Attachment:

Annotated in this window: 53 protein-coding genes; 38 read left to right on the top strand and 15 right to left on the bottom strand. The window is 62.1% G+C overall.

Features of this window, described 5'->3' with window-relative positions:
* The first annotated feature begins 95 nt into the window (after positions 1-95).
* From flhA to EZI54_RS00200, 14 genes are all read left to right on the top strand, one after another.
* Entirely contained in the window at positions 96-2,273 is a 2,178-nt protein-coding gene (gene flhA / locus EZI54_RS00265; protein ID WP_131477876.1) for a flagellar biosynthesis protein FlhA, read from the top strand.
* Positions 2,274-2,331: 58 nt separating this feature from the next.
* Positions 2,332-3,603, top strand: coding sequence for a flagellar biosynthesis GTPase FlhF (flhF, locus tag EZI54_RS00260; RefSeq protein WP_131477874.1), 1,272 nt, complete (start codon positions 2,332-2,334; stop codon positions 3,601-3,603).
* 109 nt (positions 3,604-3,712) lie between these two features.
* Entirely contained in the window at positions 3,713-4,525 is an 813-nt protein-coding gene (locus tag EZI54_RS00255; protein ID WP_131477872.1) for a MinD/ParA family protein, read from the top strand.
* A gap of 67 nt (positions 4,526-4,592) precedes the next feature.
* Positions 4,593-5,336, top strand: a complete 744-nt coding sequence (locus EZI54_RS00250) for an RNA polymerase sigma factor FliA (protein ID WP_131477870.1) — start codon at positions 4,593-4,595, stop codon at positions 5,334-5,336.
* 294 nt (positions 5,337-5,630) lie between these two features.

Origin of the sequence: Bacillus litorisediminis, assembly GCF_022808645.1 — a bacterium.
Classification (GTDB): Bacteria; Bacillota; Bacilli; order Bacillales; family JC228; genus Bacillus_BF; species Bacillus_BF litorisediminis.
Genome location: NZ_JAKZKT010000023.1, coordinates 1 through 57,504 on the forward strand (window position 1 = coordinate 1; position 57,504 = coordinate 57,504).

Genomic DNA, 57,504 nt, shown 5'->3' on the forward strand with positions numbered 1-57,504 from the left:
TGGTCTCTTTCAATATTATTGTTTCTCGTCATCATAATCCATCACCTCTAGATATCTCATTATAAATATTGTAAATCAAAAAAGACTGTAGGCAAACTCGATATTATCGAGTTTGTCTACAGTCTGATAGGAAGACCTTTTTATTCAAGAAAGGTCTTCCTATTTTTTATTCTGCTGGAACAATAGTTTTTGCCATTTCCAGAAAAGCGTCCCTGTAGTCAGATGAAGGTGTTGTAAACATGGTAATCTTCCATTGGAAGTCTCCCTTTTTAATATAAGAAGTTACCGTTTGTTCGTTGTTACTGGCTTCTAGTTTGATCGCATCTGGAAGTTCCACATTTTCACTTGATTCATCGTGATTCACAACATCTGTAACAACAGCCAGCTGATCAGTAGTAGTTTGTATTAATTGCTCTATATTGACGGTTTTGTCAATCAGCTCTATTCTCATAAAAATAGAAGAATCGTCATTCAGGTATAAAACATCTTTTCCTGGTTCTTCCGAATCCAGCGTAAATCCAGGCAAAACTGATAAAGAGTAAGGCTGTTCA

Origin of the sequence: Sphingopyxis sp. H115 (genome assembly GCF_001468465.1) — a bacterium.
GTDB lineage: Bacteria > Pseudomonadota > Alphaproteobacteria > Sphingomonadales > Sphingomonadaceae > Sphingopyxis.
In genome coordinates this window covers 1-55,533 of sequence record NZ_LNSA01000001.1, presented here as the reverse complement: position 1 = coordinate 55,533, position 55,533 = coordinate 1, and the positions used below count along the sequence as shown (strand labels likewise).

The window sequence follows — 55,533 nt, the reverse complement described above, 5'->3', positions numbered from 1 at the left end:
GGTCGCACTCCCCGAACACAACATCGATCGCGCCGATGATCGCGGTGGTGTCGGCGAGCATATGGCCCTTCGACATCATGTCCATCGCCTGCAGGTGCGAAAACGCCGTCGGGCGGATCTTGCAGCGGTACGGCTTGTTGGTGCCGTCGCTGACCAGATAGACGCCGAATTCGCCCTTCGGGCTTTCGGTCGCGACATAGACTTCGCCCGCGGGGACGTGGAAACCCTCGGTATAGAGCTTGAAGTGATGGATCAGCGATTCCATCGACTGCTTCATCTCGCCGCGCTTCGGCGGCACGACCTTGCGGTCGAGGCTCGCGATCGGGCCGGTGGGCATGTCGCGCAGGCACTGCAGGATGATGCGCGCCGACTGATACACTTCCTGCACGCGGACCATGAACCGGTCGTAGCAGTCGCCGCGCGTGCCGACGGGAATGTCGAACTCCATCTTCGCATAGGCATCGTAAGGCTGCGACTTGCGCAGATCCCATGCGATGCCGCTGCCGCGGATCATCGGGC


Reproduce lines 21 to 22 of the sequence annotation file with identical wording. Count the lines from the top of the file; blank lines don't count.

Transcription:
The window sequence follows — 55,533 nt, the reverse complement described above, 5'->3', positions numbered from 1 at the left end:
GGTCGCACTCCCCGAACACAACATCGATCGCGCCGATGATCGCGGTGGTGTCGGCGAGCATATGGCCCTTCGACATCATGTCCATCGCCTGCAGGTGCGAAAACGCCGTCGGGCGGATCTTGCAGCGGTACGGCTTGTTGGTGCCGTCGCTGACCAGATAGACGCCGAATTCGCCCTTCGGGCTTTCGGTCGCGACATAGACTTCGCCCGCGGGGACGTGGAAACCCTCGGTATAGAGCTTGAAGTGATGGATCAGCGATTCCATCGACTGCTTCATCTCGCCGCGCTTCGGCGGCACGACCTTGCGGTCGAGGCTCGCGATCGGGCCGGTGGGCATGTCGCGCAGGCACTGCAGGATGATGCGCGCCGACTGATACACTTCCTGCACGCGGACCATGAACCGGTCGTAGCAGTCGCCGCGCGTGCCGACGGGAATGTCGAACTCCATCTTCGCATAGGCATCGTAAGGCTGCGACTTGCGCAGATCCCATGCGATGCCGCTGCCGCGGATCATCGGGC